Leiserson has made numerous contributes to computer-science education. He is perhaps best known as coauthor of the textbook, Introduction to Algorithms (The MIT Press), which was named “Best 1990 Professional and Scholarly Book in Computer Science and Data Processing” by the Association of American Publishers. Currently in its third edition, it is the leading textbook on computer algorithms, having sold over 500,000 copies, and is one of the most cited publications in all of computer science. He developed the MIT undergraduate courses on algorithms and on discrete mathematics for computer science. He was for many years the head of the computer-science program for the Singapore-MIT Alliance, one of the first distance-education collaborations, which produced popular video lectures of his undergraduate course on algorithms, which are viewable through MIT OpenCourseWare. He developed MIT’s undergraduate class on software performance engineering, which teaches parallel programming not as an end in itself, but as one of several techniques for writing fast code. His annual workshop on Leadership Skills for Engineering and Science Faculty has educated hundreds of faculty at MIT and around the world in the human issues involved in leading technical teams in academia. He was the founding Workshop Chair for the MIT Undergraduate Practice Opportunities Program (UPOP), which teaches MIT Engineering sophomores how leadership skills can leverage their technical skills in professional environments. He has graduated over two dozen Ph.D. students and supervised more than 60 master’s and bachelor’s theses. Leiserson has won many academic awards. He received the IEEE Computer Society 2014 Taylor L. Booth Education Award “for worldwide computer science education impact through writing a best-selling algorithms textbook, and developing courses on algorithms and parallel programming.” He received the ACM 2013 Paris Kanellakis Theory and Practice Award “for contributions to efficient and robust parallel computation through both provably efficient randomized scheduling protocols and a set of parallel-language primitives constituting the Cilk framework.” He received the ACM 1982 Doctoral Dissertation Award for his Ph.D. thesis, Area-Efficient VLSI Computation. He is a Margaret MacVicar Faculty Fellow at MIT, the highest recognition at MIT for undergraduate teaching. He is a member of the National Academy of Engineering and has been elected Fellow by four professional societies: AAAS, ACM, IEEE, and SIAM.
Chuck McVinney is principal of McVinney & Company, an organizational development and executive consulting company. He is an educator, facilitator, and consultant who has specialized for over 20 years in the creative process, the improvement of interpersonal dynamics (team development), and the crafting of excellent learning events for organizations. He is especially known for his work with emerging and merging organizations, helping entrepreneurs and CEO's create cultures and work environments where values that support sustainability and creativity are deeply held and applied.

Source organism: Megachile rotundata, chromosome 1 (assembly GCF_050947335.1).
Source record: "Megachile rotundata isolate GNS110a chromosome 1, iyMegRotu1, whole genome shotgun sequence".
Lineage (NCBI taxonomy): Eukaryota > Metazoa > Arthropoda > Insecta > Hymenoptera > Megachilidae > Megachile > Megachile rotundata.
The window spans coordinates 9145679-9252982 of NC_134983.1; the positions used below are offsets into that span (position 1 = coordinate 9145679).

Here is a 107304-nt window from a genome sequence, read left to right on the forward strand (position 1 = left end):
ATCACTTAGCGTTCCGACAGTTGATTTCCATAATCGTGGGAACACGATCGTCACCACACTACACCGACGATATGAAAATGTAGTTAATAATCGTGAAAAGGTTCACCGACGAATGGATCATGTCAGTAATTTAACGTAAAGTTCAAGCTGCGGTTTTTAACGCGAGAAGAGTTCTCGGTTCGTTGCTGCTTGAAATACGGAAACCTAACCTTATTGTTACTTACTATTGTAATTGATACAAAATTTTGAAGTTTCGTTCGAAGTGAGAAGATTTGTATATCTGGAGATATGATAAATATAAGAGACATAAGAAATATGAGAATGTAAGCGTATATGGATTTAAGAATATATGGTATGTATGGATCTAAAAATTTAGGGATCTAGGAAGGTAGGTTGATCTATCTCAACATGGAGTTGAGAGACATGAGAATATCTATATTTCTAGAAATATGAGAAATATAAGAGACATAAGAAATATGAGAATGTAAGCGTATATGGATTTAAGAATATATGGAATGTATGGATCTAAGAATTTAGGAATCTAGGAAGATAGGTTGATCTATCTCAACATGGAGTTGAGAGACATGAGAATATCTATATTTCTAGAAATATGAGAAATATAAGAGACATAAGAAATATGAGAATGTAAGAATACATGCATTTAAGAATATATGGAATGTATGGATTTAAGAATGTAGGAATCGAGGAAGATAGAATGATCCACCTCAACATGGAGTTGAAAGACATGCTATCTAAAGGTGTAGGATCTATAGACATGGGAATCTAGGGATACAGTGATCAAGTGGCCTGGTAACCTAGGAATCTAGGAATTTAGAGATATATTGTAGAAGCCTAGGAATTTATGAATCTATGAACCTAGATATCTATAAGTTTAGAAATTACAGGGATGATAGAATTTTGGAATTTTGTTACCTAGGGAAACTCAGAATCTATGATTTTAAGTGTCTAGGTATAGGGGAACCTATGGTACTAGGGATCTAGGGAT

McVinney has been a corporate consultant and public speaker in demand for more than 15 years. His work with learning and education in public and private sectors spans over 30 years. He has traveled all over the world carrying his message of creativity and sustainability. He has worked in Europe and in Southeast Asia and co-led the design, development, and implementation of a series of creative management and leadership programs at the Singapore Institute of Management in the early 1990's. These programs are based on the Whole Brain Model created by Ned Herrmann, and it represents a technology he has helped to refine and apply with Herrmann and his associates over the last 20 years.
McVinney has been published in numerous professional journals, including an article called Dream Weavers for the American Society of Training and Development, and is coauthor of Engineering Management: People and Projects, Battelle Press (1995), a book about creativity, teams, and technical project management.
McVinney has a Liberal Arts Degree from the State University of New York (Geneseo), and holds a masters degree in Educational Psychology from Clark University.
This course takes place on the MIT campus in Cambridge, Massachusetts. We can also offer this course for groups of employees at your location. Please complete the Custom Programs request form for further details.
|Fundamentals: Core concepts, understandings, and tools (50%)||50|
|Academic Applications: Linking theory and real-world (50%)||50|
|Discussion or Groupwork: Participatory learning (50%)||50|
|Labs: Demonstrations, experiments, simulations (50%)||50|
|Other: Participants should be teachers or researchers at an institution of higher education in engineering, science, or other technical field||100|